The opposite of talking isn’t listening
The opposite of talking is waiting
When my new varsity policy partner, Justin, and I received the results of our first tournament together, I was devastated. It was a pitiful 3-5 win-loss record. My work and research had all come to nothing – this did not bode well for the rest of the season. I joined speech and debate because I loved to communicate with others, and share my opinions. Debate had become my passion and outlet. On this particular dark, windy night on the Kamehameha Schools campus, it seemed that my passions had fallen flat. What would be the final culmination of all our hard work and dedication?
Teachers have called me a passionate, assertive student who was always willing to suggest an idea. When my English 9 teacher encouraged me to join speech and debate and take advantage of my knack for public speaking, I was skeptical. Indeed, I had no clue how large a role speech and debate would become. My first few attempts at practicing were dismal at best. I was so nervous I could hardly concentrate on forming cohesive sentences. But as time went on I became confident, and went on to win second place in the junior varsity policy debate competition at the Hawaii Speech League State Tournament.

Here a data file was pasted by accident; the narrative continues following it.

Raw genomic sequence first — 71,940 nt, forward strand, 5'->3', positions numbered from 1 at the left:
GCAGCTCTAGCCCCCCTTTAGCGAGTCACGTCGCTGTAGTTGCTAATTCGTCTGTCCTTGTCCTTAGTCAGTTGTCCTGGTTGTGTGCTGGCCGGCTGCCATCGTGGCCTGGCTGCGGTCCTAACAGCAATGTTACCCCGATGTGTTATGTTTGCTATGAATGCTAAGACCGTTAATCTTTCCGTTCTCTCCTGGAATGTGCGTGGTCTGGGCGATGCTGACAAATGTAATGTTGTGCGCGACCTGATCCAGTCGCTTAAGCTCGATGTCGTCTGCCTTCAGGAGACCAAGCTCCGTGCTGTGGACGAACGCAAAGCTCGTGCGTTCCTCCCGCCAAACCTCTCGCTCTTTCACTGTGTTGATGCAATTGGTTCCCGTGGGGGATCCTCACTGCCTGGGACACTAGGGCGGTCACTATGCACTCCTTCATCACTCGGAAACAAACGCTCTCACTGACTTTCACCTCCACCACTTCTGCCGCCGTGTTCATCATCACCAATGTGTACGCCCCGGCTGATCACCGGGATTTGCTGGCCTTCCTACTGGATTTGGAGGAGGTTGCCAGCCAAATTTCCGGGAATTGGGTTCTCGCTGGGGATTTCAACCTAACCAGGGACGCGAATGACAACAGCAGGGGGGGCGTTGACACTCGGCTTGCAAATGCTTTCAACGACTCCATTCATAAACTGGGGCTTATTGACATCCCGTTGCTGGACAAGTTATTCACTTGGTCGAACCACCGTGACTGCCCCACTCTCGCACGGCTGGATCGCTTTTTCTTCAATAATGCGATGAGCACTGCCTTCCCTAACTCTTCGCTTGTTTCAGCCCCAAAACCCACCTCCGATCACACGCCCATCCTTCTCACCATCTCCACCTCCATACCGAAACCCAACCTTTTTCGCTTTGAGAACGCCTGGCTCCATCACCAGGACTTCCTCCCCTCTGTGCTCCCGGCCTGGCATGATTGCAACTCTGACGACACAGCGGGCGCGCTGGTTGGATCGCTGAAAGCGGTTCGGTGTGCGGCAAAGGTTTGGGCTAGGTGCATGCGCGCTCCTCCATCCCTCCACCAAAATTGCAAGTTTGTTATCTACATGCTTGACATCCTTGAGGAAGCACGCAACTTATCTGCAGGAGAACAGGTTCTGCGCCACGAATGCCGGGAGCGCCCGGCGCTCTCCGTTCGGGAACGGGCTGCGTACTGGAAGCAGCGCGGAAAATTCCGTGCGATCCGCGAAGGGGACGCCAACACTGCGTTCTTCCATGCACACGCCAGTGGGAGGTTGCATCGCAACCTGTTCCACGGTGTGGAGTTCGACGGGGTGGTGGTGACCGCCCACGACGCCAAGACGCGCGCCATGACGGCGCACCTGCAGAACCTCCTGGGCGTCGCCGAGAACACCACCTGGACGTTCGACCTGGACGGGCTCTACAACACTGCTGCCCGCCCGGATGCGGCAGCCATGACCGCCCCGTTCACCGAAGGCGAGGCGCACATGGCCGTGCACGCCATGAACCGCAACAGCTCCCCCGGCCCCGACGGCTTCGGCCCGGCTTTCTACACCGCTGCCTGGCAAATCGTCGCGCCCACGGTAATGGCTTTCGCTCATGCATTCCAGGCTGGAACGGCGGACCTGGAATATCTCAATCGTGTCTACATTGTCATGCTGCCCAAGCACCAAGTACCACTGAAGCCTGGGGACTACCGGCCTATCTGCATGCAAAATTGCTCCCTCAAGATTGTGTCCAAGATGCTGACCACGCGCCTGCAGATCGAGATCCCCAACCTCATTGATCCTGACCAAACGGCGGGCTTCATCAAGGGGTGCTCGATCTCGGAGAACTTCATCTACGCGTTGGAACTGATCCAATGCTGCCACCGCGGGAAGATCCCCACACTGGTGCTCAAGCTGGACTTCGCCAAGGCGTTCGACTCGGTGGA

That following year, my junior year, I was elected to become a member of the officer core. Serving as the team’s treasurer was a big responsibility, requiring a significant amount of time and dedication. That year was also difficult academically, forcing me to balance my schedule between studying, researching for debate, and practicing music. Music has been a significant part of my life ever since I can remember. I’ve been playing the piano since I was eight years old, and the cello since I was eleven. Somehow, my family and I found a way to balance all the elements I juggled in my life.
The exposure I received while participating in debate and Model UN opened up a glorious o...